The Stanford Division of Child Neurology News & Events


2023 Neurobiology of Brain Disorders Award

Congratulations to Juliet Knowles, MD, PhD for receiving a McKnight Foundation 2023 Neurobiology of Brain Disorders Award for her work "Neuron-to-OPC synapses in adaptive and maladaptive myelination"

MacArthur Award goes to Dr. Monje

Michelle Monje, MD, PhD has been named one of the 2021 MacArthur Fellows for her pioneering work in pediatric brain cancers. Dr. Monje is opening new pathways for the study of cancer pathogenesis with the potential to transform treatment of brain cancers.

Stanford’s Rhiju Das, Michelle Monje and Kristy Red-Horse announced as Howard Hughes investigators

Stanford University researchers who study three-dimensional structures of biological molecules, aggressive brain cancers and how to heal diseased hearts are among 33 scientists from 21 institutions announced as new Howard Hughes Medical Institute investigators. The Stanford faculty members are Kristy Red-Horse, associate professor of biology at the School of Humanities and SciencesRhiju Das, associate professor of biochemistry, and Michelle Monje, associate professor of neurology.

Identifying racial disparities in the treatment of infantile spasms

Do race, ethnicity, or insurance status impact treatments prescribed for infantile spasms? At this week’s 50th annual Child Neurology Society meeting in Boston, Dr. Fiona Baumer will present findings from her multicenter study to assess potential treatment selection bias for this catastrophic childhood epilepsy. Dr. Baumer analyzed data from 555 children enrolled in the National Infantile Spasms Consortium to identify factors associated with receipt of standard therapies, which have been proven to be more effective. After adjusting for etiology and medical variables, the analysis showed that children with public insurance were much less likely to receive standard therapy as first-line treatment as compared to children with private insurance (Odds Ratio 0.45). In cases where first-line treatment failed, Black children were less likely to receive a standard treatment as second-line therapy than white children (OR 0.36). Raising awareness of this potential bias is an important first step toward reducing disparities in care for these children.

Dunlevie Family University Fellow in Undergraduate Education

Congratulations to Paul Graham Fisher, MD, Professor of Neurology & Neurological Sciences for his reappointment to another 5 year term as Dunlevie Family University Fellow in Undergraduate Education. Fisher teaches the popular undergraduate classes “Cancer Epidemiology” and “The Human Organism” in Human Biology.  He was the Bing Director of Human Biology from 2012 through 2019.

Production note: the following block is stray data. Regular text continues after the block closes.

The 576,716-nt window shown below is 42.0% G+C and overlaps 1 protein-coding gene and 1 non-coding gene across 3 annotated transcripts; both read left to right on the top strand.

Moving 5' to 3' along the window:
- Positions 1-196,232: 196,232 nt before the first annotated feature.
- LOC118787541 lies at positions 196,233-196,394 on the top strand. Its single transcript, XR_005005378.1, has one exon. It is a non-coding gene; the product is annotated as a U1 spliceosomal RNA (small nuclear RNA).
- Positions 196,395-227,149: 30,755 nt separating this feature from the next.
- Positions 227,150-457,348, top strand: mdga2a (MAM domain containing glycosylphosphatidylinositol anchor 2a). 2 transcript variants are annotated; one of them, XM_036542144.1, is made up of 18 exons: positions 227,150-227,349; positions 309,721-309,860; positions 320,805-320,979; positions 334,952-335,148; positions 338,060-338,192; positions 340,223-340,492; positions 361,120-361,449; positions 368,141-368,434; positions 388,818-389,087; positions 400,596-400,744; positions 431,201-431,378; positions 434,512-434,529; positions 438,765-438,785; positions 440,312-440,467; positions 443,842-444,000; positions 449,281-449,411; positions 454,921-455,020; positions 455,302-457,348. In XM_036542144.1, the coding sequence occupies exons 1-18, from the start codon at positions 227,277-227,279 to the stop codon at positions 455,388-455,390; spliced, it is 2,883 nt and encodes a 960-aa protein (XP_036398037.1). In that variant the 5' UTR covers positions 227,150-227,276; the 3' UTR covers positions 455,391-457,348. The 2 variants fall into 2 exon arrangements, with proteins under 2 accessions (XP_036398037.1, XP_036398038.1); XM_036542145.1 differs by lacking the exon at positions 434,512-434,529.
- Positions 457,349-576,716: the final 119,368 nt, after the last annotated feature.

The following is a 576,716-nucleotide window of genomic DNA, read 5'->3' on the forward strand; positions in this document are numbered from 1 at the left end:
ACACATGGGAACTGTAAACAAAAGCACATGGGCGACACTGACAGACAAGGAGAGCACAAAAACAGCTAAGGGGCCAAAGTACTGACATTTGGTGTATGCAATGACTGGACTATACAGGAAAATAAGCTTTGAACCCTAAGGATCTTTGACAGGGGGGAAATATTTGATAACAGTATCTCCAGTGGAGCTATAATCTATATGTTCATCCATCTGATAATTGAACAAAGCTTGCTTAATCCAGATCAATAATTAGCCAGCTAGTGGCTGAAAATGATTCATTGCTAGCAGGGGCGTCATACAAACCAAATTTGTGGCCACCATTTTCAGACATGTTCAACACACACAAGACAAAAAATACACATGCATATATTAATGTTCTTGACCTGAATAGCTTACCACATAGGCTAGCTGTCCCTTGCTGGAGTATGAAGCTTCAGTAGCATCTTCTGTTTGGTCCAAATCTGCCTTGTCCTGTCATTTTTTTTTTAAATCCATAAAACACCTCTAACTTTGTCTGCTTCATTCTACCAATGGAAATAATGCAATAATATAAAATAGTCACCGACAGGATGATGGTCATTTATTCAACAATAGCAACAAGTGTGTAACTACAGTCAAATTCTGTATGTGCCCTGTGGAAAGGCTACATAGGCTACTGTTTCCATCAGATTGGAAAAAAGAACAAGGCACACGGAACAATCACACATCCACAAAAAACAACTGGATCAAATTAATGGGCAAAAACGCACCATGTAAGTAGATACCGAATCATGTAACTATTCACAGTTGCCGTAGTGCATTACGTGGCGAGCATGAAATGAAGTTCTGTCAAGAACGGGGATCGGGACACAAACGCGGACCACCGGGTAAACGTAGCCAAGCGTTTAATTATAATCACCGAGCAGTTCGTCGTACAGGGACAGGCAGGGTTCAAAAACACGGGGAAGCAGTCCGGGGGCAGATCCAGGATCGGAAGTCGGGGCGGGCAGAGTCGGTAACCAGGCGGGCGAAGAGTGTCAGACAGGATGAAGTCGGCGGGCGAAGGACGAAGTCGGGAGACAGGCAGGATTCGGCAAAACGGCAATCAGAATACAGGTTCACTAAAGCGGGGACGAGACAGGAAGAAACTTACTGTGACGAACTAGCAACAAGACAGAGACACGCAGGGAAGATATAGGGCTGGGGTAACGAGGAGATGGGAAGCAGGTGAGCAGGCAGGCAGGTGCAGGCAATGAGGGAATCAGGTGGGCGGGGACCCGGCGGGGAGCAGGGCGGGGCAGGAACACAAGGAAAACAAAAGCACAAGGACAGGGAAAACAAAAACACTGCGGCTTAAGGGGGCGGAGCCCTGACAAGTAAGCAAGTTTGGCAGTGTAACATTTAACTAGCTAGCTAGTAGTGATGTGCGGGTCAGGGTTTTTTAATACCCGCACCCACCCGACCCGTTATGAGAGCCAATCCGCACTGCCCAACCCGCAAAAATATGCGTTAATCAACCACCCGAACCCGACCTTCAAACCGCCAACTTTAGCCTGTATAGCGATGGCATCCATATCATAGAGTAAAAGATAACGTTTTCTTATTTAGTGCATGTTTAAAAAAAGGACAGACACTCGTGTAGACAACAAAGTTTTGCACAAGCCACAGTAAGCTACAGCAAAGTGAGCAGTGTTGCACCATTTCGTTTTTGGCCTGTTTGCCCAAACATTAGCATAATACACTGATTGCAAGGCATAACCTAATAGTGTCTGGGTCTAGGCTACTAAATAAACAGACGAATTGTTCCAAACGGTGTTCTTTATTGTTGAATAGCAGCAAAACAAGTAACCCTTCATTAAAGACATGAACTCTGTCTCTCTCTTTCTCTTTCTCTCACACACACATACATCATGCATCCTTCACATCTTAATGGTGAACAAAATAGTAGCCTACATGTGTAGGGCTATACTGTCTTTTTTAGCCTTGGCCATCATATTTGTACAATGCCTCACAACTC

Pediatric Epilepsy Research Foundation Elterman Research Grant

Congratulations to Juliet Knowles, MD, PhD, Instructor of Neurology & Neurological Sciences, the 2020 PERF Elterman Research Grant Recipient for her project "Targeting Aberrant Activity-Dependent Myelination in Absence Epilepsy".

Helping a child's brain to heal

A rare genetic disorder left an infant with debilitating seizures and developmental delays. The medicines weren't working, but the family and their team of doctors at Stanford Children's Health, including Dr. Brenda Porter and Dr. Gerald Grant, refused to give up hope.

Mom’s fundraising helps advance research into deadly brain tumor

Bereaved mother Mycah Clemons raised money for a summer scholarship at Stanford for research on diffuse intrinsic pontine glioma. The move sparked a series of experiments that have led to a possible treatment for the tumor.

Doctors use robotic assistant to detect source of girl’s seizures

A robotic assistant helped doctors detect seizures deep in Gracin Hahne’s brain without having to open her skull or even shave her head.

Altered immune cells clear childhood brain tumor in mice

In mice, a fatal brainstem tumor was cleared by injecting it with engineered T cells that recognized the cancer and targeted it for destruction. The Stanford discovery is moving to human trials.

Now Seizure Free, Gracin Gets Her Words Back

Gracin Hahne was just an infant when she experienced her first seizure, caused by benign tumors - called tubors - in her brain. By the time she was 3 years old, the seizures had gotten out of control, no longer responding to medication and significantly affecting her cognitive development. Her medical team at Stanford used an innovative procedure using a robot to remove the tubors and eliminate the cause of Gracin's seizures for good. 


Make-A-Wish Honors Paul Fisher

Juliet Knowles - PERF Elterman Research Grant

New Lucile Packard Children's Hospital Stanford

This Is Your Brain on Chemo / Cell, January 10, 2019

Paul Fisher, MD - Stanford Children's Health

Michelle Monje, MD, PhD: Stanford Childx